Pruritus may be treated with second-generation histamine H1 receptor antagonists (e.g., blistane, rupatadine, cetirizine and fexofendadine).63,64,79 A retrospective analysis of clinical data investigating if commonly used medications might influence responses to checkpoint inhibitors. The researchers found that concurrent use of second-generation histamine H1 receptor antagonists correlated with significantly improved survival outcomes in those with melanoma or lung cancer. In addition, the antihistamine was effective for treating pruritus in cirAEs.63,64,79 The choice of therapy takes many factors into account, including the extent and area of involvement, other health issues, and medications.8-11,67-69,78,80 First-line treatment includes moisturization and sun avoidance, antihistamines, TCS, and TCI.80,81 Other second-line treatments include oral retinoids (acitretin), apremilast, sulfasalazine, metronidazole, hydroxychloroquine (especially for scalp or presentation with arthritis).80 Additionally, narrowband or broadband UVB or PUVA may be used. Treatment with cyclosporine should be avoided as it may exert effects on the immune system (Table 4).25,31,78

Table 4: Lichen planus

Lichen Planus
Treatment recommendations First-line Second-line Third-line
Moisturization and skincare
Second-generation H1 antihistamine 
Hydroxychloroquine (especially for scalp or presentation with arthritis)
Systemic retinoids (acitretin)
PDE4 inhibitors 
Sulfasalazine, Griseofulvin, Calcipotriol ointment 
Low-dose corticosteroid
Other comments
Differential diagnosis: psoriasis, mucositis, bullous disease
Avoid cyclosporine
Consider concomitant conditions and immune-related AEs
Consider biopsy if extensive, atypical, or non-responsive to therapy; biopsy can help distinguish lichen planus from guttate psoriasis  
Psoralen and ultraviolet A (PUVA), Body surface area (BSA), Topical corticosteroids (TCS), Topical calcineurin inhibitors (TCI), Phosphodiesterase (PDE)

Eczematous Eruptions

Eczematous eruptions (EE) are associated with altered immune function, epidermal barrier dysfunction, genetic and environmental factors, and poorly understood interaction between these factors.82-85 EE presents clinically as relapsing erythematous and pruritic patches of skin with varying severity (Figure 6).9-11,82-85  Skin biopsies may be taken if the condition is extensive or not responding to therapy or if the diagnosis is in doubt.9-11 Canadian and US guidelines for topical treatment of atopic dermatitis include education and avoiding triggers, routine skincare with gentle cleansers and moisturizers, and EE management foundation regardless of disease severity and prescription treatment.82,83 Conventional moisturizers contain occlusives, humectants, and emulsions. Newer moisturizers designed to restore skin barrier defects include distinct ratios of lipids that resemble physiological compositions.36,38,47,82,83 If EE is not controlled with a moisturizer alone, TCS, TCI, or crisaborole ointment, an anti-inflammatory inhibitor of PDE4, is recommended while continuing skincare.9-11,82-86   Treatment with crisaborole ointment achieved early sustained control of atopic dermatitis flares (reduced pruritus, erythema, exudation, excoriation, induration/papulation, and lichenification).84,85  The topical PDE4 inhibitor offered a safe alternative to TCS and TCI.84,85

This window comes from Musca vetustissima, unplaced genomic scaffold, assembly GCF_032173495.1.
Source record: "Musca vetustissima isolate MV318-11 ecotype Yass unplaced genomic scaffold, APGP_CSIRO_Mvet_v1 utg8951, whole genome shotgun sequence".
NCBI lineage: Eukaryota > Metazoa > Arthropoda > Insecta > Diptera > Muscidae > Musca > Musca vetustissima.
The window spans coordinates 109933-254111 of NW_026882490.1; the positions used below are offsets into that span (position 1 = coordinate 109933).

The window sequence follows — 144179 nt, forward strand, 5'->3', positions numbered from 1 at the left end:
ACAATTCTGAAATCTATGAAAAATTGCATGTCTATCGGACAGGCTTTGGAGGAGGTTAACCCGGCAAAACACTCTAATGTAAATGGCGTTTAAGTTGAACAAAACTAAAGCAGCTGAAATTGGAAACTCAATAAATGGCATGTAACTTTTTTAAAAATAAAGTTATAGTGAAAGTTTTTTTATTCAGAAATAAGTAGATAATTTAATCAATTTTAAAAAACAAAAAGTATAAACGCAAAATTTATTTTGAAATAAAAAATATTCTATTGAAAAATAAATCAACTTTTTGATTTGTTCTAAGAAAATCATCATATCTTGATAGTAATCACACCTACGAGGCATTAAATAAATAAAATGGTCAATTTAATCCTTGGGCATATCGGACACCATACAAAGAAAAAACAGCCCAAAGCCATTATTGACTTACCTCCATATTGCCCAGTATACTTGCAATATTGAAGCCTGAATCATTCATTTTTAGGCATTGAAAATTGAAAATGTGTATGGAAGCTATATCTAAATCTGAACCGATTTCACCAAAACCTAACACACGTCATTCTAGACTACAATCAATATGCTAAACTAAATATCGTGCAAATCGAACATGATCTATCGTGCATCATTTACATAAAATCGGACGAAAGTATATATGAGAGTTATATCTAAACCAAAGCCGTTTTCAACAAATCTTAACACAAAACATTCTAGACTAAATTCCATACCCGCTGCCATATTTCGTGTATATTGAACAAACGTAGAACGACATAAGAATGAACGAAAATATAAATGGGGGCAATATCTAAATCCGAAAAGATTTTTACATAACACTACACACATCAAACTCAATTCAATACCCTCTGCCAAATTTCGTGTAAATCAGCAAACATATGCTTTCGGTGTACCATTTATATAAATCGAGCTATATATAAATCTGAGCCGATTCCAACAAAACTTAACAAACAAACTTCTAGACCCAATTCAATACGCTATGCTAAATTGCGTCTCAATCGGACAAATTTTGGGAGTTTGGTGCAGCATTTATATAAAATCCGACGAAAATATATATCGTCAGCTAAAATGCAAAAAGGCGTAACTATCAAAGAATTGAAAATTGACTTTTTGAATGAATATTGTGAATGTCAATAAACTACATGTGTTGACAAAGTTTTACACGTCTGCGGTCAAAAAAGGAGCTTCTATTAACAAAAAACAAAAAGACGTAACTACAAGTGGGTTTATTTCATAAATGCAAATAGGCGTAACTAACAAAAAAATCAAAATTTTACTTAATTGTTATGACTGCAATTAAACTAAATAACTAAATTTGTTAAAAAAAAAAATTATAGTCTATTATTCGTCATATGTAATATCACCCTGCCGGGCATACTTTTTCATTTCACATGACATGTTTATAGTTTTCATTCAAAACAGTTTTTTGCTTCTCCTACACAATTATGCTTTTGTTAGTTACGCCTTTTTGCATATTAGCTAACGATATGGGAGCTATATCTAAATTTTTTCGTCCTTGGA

CaSMO Management of Cutaneous Toxicities Associated with Immune Checkpoint Inhibitors: A Practical Primer - image
Figure 6: Eczematous eruptions
Photo property of Joel Claveau

For those not adequately controlled with topical treatment, nbUVB may be considered.82,83 Dupilumab is a humanized monoclonal antibody against the shared alpha subunit of IL-4 and IL-13 receptors, blocking these cytokines commonly found in atopic dermatitis-affected skin. The use of dupilumab may be considered for extensive, moderate-to-severe EE. Two large, long-term RCTs demonstrated its efficacy and safety.9-11,82,83,86  

Another option is tralokinumab (IL-13 inhibitor) which was shown to be effective and safe for the treatment of severe atopic dermatitis.87

Treatment with the biologic is preferred to methotrexate which is an immunosuppressive and may reduce the anticancer effect.9-11 TCS, TCI, and crisaborole can be used with any systemic treatment to address an EE flare (Table 5).82-85,93

Table 5: Eczematous eruptions

Eczematous Eruptions
Treatment recommendations (grouped into 1st, 2nd, and 3rd line) First-line Second-line Third-line
Moisturization and sun avoidance
Topical PDE4 inhibitor (crisaborole)
Second-generation H1 antihistamine 
Systemic steroids
Other comments
Look for a classic presentation
Consider previous history or family history of atopy
JAK inhibitors are not recommended (pending further data)
Consider biopsy if extensive or non-responsive to therapy
Quality of life (QoL), Body surface area (BSA), Janus kinase (JAK), Topical corticosteroids (TCS), Topical calcineurin inhibitors (TCI), Phosphodiesterase (PDE)

Morbilliform (maculopapular) Eruptions

These cirAEs may present as pruritic, nontender, erythematous papular, and macular eruptions on various body locations.37,38,46,47 Physical examination focusing on the morphology and the distribution, starting on the trunk and then spreading to limbs, of the presented morbilliform eruptions is required to distinguish between the various cirAEs (Figure 7).37,38,46,47 Laboratory tests may be needed and include a complete blood count, electrolytes, renal and liver function, and inflammatory markers.37,38,46,47 Peripheral blood eosinophilia (≥500 eosinophils/microL) may be caused by numerous conditions, including allergic, infectious, inflammatory, and neoplastic disorders (Table 6).37,38,46,47  Mild to moderate conditions may be treated with general skin care measures, TCS, TCI, and oral histamine H1 receptor antagonists to reduce pruritus.63,64,94 Generally, this condition can be managed with aggressive topical treatment; however, for very severe and symptomatic cases, ICIs-treatment may be held, and a short course of systemic corticosteroids may be indicated.94